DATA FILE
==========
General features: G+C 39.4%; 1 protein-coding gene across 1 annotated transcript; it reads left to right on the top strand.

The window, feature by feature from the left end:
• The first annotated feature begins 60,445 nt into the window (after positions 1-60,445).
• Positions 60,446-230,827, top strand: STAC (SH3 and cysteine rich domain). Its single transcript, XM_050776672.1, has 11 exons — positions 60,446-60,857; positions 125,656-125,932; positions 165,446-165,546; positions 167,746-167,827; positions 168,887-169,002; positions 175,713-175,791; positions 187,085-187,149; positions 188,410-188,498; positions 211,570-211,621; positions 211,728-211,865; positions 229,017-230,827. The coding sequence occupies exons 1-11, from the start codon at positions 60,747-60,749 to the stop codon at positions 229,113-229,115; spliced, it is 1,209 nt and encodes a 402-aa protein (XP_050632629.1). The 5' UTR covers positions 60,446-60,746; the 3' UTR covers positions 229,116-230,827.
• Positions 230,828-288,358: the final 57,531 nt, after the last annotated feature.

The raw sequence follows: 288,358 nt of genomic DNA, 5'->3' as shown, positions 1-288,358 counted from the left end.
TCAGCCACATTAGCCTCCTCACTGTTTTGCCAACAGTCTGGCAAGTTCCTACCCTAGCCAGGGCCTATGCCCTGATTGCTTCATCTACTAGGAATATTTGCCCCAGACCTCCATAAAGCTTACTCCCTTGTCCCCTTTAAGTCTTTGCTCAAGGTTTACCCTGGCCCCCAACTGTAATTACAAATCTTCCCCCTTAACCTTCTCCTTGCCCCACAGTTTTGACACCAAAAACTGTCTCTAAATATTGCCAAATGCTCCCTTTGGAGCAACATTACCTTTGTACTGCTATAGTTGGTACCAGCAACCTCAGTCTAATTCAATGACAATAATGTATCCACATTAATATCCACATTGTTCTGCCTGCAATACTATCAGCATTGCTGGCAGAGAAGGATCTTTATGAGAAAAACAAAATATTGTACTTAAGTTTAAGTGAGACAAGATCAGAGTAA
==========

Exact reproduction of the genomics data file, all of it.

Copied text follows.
General features: G+C 39.4%; 1 protein-coding gene across 1 annotated transcript; it reads left to right on the top strand.

The window, feature by feature from the left end:
• The first annotated feature begins 60,445 nt into the window (after positions 1-60,445).
• Positions 60,446-230,827, top strand: STAC (SH3 and cysteine rich domain). Its single transcript, XM_050776672.1, has 11 exons — positions 60,446-60,857; positions 125,656-125,932; positions 165,446-165,546; positions 167,746-167,827; positions 168,887-169,002; positions 175,713-175,791; positions 187,085-187,149; positions 188,410-188,498; positions 211,570-211,621; positions 211,728-211,865; positions 229,017-230,827. The coding sequence occupies exons 1-11, from the start codon at positions 60,747-60,749 to the stop codon at positions 229,113-229,115; spliced, it is 1,209 nt and encodes a 402-aa protein (XP_050632629.1). The 5' UTR covers positions 60,446-60,746; the 3' UTR covers positions 229,116-230,827.
• Positions 230,828-288,358: the final 57,531 nt, after the last annotated feature.

The raw sequence follows: 288,358 nt of genomic DNA, 5'->3' as shown, positions 1-288,358 counted from the left end.
TCAGCCACATTAGCCTCCTCACTGTTTTGCCAACAGTCTGGCAAGTTCCTACCCTAGCCAGGGCCTATGCCCTGATTGCTTCATCTACTAGGAATATTTGCCCCAGACCTCCATAAAGCTTACTCCCTTGTCCCCTTTAAGTCTTTGCTCAAGGTTTACCCTGGCCCCCAACTGTAATTACAAATCTTCCCCCTTAACCTTCTCCTTGCCCCACAGTTTTGACACCAAAAACTGTCTCTAAATATTGCCAAATGCTCCCTTTGGAGCAACATTACCTTTGTACTGCTATAGTTGGTACCAGCAACCTCAGTCTAATTCAATGACAATAATGTATCCACATTAATATCCACATTGTTCTGCCTGCAATACTATCAGCATTGCTGGCAGAGAAGGATCTTTATGAGAAAAACAAAATATTGTACTTAAGTTTAAGTGAGACAAGATCAGAGTAA